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The baudrate is normally set to one of the specified values, like 9600, 56k and so on. Is it possible to select another value, like 123456 Baud? Its an numerical parameter, so why not?

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You should probably add what operating system and platforms you are targeting, as a correct answer depends on both of these. –  Shane MacLaughlin Sep 21 '11 at 12:04

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The clock of the communication module is usually derived from the system clock. this system clock can be devided by specific numbers , like 2,4,8.. that's why you can reach only to specific baudrates.

Because you are talking on asynchronous protocol , clock is not transmitted on lines.

all of the above , cause the industry to decide on list of acceptable baudrates

BUT , if your two communication modules support special baudrate like 17800 you can work with it.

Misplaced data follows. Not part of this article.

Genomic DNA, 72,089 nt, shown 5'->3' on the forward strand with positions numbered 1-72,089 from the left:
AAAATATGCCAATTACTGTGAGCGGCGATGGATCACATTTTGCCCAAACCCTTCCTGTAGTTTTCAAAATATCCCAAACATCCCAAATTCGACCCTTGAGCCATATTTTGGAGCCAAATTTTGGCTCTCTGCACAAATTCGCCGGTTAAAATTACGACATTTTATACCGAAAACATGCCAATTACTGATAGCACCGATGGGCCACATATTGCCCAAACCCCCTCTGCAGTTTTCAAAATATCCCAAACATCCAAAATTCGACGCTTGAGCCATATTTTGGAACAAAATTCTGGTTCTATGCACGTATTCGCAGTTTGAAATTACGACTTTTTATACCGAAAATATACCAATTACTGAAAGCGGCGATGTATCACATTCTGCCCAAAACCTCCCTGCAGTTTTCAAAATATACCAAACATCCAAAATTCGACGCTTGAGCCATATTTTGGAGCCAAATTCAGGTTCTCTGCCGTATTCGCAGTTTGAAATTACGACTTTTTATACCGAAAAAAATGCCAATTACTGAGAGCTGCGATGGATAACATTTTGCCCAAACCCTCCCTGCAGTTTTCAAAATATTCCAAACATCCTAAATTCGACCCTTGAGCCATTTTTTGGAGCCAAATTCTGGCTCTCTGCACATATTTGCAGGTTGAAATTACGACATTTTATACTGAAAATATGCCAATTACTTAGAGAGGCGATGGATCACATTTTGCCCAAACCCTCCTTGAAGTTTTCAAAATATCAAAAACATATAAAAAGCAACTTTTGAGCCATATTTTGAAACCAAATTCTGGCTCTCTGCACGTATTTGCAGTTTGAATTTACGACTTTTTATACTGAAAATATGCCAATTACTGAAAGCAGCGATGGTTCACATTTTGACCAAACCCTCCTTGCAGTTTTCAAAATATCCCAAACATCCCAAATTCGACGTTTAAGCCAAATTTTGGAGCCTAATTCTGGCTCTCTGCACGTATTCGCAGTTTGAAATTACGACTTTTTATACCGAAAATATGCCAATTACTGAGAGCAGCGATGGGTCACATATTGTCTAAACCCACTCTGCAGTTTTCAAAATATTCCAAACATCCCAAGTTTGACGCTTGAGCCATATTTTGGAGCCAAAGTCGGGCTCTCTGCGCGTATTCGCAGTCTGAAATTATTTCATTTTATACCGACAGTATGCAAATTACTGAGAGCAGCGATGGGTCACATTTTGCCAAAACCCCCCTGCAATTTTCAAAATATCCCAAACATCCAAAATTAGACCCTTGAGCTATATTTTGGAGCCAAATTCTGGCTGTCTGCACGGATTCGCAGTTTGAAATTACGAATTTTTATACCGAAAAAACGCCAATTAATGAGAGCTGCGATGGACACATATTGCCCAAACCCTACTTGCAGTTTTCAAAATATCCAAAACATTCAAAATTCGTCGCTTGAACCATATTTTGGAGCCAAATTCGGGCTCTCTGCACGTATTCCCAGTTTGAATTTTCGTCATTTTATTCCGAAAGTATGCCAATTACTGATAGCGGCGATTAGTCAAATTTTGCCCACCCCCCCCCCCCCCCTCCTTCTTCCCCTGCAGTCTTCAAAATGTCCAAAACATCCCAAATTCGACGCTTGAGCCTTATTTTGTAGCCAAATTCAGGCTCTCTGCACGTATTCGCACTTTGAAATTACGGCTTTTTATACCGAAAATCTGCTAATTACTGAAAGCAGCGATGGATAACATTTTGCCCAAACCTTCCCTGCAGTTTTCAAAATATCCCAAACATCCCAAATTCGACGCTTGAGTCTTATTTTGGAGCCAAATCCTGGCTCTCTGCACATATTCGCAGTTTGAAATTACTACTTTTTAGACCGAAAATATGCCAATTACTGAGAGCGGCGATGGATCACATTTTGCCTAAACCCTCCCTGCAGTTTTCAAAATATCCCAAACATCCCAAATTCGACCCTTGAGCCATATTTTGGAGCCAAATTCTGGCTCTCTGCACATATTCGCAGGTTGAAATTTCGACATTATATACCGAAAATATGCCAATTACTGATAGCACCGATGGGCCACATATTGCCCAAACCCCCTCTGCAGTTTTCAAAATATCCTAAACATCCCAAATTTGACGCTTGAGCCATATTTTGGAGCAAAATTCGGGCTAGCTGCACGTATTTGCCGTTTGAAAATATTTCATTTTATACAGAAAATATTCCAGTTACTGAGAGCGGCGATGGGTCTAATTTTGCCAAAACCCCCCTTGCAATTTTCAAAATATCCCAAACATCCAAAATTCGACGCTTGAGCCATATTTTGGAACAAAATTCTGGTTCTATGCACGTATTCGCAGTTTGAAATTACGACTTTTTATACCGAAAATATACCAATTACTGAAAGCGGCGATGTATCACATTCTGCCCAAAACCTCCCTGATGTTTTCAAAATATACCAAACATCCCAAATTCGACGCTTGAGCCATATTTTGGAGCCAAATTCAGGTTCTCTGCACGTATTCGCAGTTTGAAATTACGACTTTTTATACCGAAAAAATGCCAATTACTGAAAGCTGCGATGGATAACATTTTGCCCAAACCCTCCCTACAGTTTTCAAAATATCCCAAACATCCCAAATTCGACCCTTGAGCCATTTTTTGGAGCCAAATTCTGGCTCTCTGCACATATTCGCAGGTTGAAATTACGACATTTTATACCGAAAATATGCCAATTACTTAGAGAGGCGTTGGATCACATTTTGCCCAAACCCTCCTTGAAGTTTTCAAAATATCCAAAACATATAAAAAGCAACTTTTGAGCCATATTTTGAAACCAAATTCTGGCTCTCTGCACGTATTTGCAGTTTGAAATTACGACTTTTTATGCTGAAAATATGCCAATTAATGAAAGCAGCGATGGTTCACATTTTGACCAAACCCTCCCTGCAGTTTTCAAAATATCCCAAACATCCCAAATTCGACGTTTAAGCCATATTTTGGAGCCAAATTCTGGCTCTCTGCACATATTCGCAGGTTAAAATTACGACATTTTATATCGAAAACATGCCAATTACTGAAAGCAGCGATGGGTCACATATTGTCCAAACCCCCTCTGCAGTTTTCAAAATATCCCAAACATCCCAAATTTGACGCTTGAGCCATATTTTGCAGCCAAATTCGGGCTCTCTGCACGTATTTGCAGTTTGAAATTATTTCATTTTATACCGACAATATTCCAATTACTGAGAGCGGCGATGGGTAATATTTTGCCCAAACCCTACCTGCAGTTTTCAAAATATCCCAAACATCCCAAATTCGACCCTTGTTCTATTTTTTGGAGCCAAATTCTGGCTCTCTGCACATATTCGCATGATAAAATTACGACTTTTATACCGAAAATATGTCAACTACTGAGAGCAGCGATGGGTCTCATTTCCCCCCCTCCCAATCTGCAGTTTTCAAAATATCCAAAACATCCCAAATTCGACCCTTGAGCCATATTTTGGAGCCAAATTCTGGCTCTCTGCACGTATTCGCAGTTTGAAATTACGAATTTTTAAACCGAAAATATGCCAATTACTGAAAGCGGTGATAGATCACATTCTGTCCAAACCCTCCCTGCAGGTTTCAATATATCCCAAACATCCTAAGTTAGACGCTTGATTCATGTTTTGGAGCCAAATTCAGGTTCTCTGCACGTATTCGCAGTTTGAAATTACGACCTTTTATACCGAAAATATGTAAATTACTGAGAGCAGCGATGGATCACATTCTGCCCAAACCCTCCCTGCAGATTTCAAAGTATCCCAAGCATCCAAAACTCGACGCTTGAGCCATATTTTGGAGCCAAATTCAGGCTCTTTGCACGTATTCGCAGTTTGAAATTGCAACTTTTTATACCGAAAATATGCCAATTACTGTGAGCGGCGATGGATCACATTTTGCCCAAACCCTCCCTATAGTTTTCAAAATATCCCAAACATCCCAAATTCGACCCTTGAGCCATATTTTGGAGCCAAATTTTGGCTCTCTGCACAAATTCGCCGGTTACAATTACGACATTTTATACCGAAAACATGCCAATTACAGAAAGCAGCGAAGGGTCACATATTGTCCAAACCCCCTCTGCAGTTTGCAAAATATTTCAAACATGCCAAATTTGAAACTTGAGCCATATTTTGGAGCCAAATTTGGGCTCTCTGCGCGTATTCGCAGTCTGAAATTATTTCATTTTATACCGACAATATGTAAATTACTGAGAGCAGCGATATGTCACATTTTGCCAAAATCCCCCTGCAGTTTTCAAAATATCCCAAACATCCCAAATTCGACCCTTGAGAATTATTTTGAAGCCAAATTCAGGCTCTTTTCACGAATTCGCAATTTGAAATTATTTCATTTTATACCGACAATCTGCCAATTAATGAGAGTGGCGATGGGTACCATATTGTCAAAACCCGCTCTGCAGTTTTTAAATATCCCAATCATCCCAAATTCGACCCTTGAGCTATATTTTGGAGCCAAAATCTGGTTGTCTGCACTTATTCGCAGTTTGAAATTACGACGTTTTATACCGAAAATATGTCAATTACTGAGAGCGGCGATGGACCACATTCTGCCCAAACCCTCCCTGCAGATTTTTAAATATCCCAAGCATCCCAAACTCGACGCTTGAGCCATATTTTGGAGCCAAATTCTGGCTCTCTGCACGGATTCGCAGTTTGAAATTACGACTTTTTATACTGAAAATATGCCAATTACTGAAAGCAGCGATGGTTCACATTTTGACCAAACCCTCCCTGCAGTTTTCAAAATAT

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Actually, it's fairly normal to use a rate register and a countdown register. The rate is programed as a clock count into the register, and the countdown register starts with the value in the rate register and counts down to zero. Generally this will produce a value that's 2 to 16 times the target baud rate, and further division produces the actual rate. –  Hot Licks Sep 21 '11 at 11:58

Generally a serial adapter is designed to only operate at certain "standard" bit rates -- 50, 110, 150, 300, 600, 1200, 2400, 4800, 9600, 14400, 19200, 28800, etc. In practice many adapters are implemented partially in software and can run any rate (within the range of their counters), but the (de-facto) standard doesn't require that you can specify such arbitrary rates.

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Under Windows you set the baud rate of a serial port using SetCommState which takes a device control block structure as a parameter. The BaudRate element of this structure is used to set the baud rate and can either be a constant value,e.g. CBR_4800, or your own specified value, e.g. 4801. Whether any value works is hardware dependent, i.e. whether or not the UART or SIO in use allows your specific baud rate. It's a while since I've worked with these things, but it is possible the baud rate must be a multiple of an input clock rate provided by some other piece of hardware, such that certain rates may not work. Note that my experience relates to RS232, as opposed to RS485, but I believe the same SDKs are used.

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